This project is indebted to many groundbreaking digital projects that preceded it. Orlando: Women’s Writing in the British Isles from the Beginnings to the Present first launched in 2006, and offers “a comprehensive scholarly history of writing by British women.” It presents detailed biographical and historical information about women writers, enabling users access to an “extensive micro-history, or very large textbase of accounts of individuals in their time.” (Brown, Clements and Grundy, “A History of Women’s Writing,” 2006). The Orlando project builds upon feminist recovery projects, being one of the first digital projects to aggregate existing scholarship in order to document the extensive contributions of women to literary and intellectual history in Britain. According to its editors,
This work of recovery has been a remarkable feat. Massive scholarly effort, acknowledged in Orlando’s extensive bibliographical references, has since the late 1960s been directed at researching, republishing, re-evaluating and recontextualizing female authors, and many studies of women’s movements, genres, and periods have appeared over recent years. These have made available for critical examination whole new territories of women’s literary production, have cast on them various interpretive lights, and have, in turn, allowed this vast new material to throw its light on institutional assumptions and practices. All of these projects of recovery have dramatically increased knowledge about women’s writing, and they have opened new possibilities for literary history.
Another important strategy in recovering women writers has been the development of digital textbases devoted to women’s writing. Some early examples include the Women Writers Project; the British Women Romantic Poets Project at UC Davis; subscription-based textbases devoted to women like Perdita Manuscripts,1500-1700, Irish Women Poets of the Romantic Period, and Scottish Women Poets of the Romantic Period; and digital editions centered on or featuring the work of individual woman writers, like the Frankenstein notebooks on the Shelley-Godwin Archive, and the fiction manuscripts of Jane Austen. Julia Flanders, the founder and director of the Women's Writers Project, articulates some of the issues that have confronted their attempts to digitally collect women’s writing:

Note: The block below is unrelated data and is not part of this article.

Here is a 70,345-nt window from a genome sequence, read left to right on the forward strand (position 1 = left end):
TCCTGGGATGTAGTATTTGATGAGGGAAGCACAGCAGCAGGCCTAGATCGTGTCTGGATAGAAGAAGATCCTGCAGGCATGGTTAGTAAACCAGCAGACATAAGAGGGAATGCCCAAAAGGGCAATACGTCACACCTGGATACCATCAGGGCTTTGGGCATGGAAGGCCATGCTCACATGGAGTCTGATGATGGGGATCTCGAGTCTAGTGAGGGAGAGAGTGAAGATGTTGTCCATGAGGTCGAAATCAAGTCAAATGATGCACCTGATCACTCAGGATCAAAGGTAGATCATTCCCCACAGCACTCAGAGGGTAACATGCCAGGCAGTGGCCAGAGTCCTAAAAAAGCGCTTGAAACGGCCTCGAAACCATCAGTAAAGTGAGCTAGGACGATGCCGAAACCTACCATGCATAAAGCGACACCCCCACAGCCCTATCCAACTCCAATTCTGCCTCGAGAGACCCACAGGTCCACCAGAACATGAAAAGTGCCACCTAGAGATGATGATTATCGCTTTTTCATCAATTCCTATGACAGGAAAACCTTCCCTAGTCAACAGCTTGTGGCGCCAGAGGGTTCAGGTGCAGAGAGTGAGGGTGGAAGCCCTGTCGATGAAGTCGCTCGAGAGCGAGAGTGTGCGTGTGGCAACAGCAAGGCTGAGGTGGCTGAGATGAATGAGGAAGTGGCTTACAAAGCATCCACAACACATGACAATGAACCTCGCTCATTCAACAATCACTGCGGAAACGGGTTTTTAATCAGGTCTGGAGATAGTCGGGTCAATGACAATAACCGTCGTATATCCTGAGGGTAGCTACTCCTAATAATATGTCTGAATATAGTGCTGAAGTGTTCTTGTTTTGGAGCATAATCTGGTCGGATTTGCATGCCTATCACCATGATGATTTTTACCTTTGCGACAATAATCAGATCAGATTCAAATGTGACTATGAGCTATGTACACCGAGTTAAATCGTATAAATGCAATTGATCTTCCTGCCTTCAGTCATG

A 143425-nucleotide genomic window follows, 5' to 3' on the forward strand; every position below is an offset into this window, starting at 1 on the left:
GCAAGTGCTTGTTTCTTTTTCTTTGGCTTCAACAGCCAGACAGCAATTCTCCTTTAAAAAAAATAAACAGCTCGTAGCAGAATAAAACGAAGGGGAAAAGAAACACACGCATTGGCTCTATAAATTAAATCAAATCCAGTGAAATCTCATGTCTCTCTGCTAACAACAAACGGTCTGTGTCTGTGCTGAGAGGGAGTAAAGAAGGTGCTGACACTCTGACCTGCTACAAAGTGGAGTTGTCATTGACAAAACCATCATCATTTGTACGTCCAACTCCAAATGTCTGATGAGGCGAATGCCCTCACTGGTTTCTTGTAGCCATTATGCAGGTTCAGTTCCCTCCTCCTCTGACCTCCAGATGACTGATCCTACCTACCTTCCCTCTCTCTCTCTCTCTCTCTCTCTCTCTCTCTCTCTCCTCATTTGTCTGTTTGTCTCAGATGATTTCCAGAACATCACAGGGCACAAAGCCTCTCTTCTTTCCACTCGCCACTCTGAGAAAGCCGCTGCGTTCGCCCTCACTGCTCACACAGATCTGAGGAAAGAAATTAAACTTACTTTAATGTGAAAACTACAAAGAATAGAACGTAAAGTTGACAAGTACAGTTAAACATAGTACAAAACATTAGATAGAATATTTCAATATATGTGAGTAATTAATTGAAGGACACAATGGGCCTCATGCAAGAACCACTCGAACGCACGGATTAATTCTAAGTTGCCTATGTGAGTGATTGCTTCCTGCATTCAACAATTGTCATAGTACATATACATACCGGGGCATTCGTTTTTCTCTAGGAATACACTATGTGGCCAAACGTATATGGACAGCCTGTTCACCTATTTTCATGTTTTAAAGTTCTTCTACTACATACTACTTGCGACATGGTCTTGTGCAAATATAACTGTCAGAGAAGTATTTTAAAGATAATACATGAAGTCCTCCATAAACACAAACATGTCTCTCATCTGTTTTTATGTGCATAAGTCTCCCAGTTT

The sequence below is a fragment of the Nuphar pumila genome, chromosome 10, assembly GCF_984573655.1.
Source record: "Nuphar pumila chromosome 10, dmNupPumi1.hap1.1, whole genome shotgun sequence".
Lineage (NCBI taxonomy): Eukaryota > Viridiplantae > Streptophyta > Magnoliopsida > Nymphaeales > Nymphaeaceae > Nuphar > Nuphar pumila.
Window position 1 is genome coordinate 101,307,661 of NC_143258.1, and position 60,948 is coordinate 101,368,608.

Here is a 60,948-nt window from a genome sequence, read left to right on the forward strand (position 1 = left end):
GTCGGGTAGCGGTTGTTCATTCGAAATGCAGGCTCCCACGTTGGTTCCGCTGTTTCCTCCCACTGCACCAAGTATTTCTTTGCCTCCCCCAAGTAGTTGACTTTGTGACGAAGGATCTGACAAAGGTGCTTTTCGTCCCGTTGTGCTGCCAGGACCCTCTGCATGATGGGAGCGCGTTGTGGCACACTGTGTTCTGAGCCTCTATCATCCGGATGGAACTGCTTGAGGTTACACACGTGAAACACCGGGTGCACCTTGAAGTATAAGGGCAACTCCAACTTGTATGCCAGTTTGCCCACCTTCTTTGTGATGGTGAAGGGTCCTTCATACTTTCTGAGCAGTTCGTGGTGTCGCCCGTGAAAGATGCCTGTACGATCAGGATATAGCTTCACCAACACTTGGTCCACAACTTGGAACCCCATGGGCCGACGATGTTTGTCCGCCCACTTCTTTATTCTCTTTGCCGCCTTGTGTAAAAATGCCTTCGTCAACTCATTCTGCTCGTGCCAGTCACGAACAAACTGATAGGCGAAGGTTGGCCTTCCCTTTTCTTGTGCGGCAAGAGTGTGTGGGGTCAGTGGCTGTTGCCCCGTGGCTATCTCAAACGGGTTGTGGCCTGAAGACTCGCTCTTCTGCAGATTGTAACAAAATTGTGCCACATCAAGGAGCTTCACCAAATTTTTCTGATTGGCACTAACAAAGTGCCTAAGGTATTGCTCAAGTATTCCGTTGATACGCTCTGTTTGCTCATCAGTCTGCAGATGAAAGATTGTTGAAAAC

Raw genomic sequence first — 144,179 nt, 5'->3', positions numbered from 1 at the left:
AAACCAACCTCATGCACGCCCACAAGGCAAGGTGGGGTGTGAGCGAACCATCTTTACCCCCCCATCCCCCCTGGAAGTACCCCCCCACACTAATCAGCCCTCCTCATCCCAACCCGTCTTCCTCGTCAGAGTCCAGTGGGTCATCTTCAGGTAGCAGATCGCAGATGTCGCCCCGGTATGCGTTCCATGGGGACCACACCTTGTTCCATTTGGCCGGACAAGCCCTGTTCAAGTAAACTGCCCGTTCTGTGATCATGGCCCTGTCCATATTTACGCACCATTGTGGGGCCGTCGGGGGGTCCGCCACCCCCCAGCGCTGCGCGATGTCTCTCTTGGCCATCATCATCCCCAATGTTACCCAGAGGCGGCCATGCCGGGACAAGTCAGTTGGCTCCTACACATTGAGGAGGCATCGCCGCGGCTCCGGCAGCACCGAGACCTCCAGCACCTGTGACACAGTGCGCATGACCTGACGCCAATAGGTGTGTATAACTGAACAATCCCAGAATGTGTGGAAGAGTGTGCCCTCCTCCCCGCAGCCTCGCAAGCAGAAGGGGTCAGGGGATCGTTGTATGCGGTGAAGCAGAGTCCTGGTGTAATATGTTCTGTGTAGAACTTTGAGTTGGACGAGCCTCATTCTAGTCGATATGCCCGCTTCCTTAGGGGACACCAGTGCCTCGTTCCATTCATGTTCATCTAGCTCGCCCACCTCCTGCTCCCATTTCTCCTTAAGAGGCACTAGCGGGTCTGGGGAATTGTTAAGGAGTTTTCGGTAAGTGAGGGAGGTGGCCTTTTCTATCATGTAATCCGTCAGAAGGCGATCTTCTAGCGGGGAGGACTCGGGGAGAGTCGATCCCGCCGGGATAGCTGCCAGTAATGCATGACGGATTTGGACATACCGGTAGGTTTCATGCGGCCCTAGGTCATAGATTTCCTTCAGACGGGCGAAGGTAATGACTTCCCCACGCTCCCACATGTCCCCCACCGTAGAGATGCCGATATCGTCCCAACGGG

Back when the project was first envisioned, we thought that we could actually capture all of the extant women’s writing in English before 1830, so representativeness wasn’t so much of a problem. But (I guess we should be glad) that turned out to be wildly wrong—there were orders of magnitude more eligible texts than we had imagined, far more than we’ll ever likely capture before the heat death of the universe at the rate we’re going. Not only, as we have seen, has the recovery of important texts by women been incomplete, but full recovery may be impossible given the scale of what was written, especially during the nineteenth century. (Flanders and Jockers, 2013, 23)
Our project builds upon but also diverges from these seminal projects in important ways. Recognizing that there are “orders of magnitude more eligible texts [by women] than we had imagined,” particularly as we move into the nineteenth-century, we do not attempt to provide full textbases of the works themselves. Nevertheless, we do share their impulse to comprehensiveness of projects like The Women Writers Project and Orlando, even as we acknowledge that, in order to attempt this, we must scale back the data we are seeking to collect. To grasp “the collective system” of women’s engagement with print, we set out to collect robust bibliographical data on each and every book in which a woman had a hand in producing. Our aim is to systematically collect, organize, and analyze the bibliographical data we possess about women’s engagement with print, from large catalogues, like the Eighteenth-Century Short Title Catalogue (ESTC), and more narrowly-conceived print bibliographies (Jackson, 1993; Garside, 2000). The bibliography we have created (and continue to develop) could not be easily printed, and its functionality would be severely impaired if it were presented within a codex.
In addition to this impressive lineage, we are also grateful for the models of women’s book history and scholarship reflected in the following digital projects and resources:
By Michelle Levy, Kandice Sharren, and Brenna Duperron
Flanders, J. and M.L. Jockers. “A Matter of Scale.” Boston Area Days of Digital Humanities Conference, 18 March 2003, Northeastern University, Boston, MA. Keynote Address.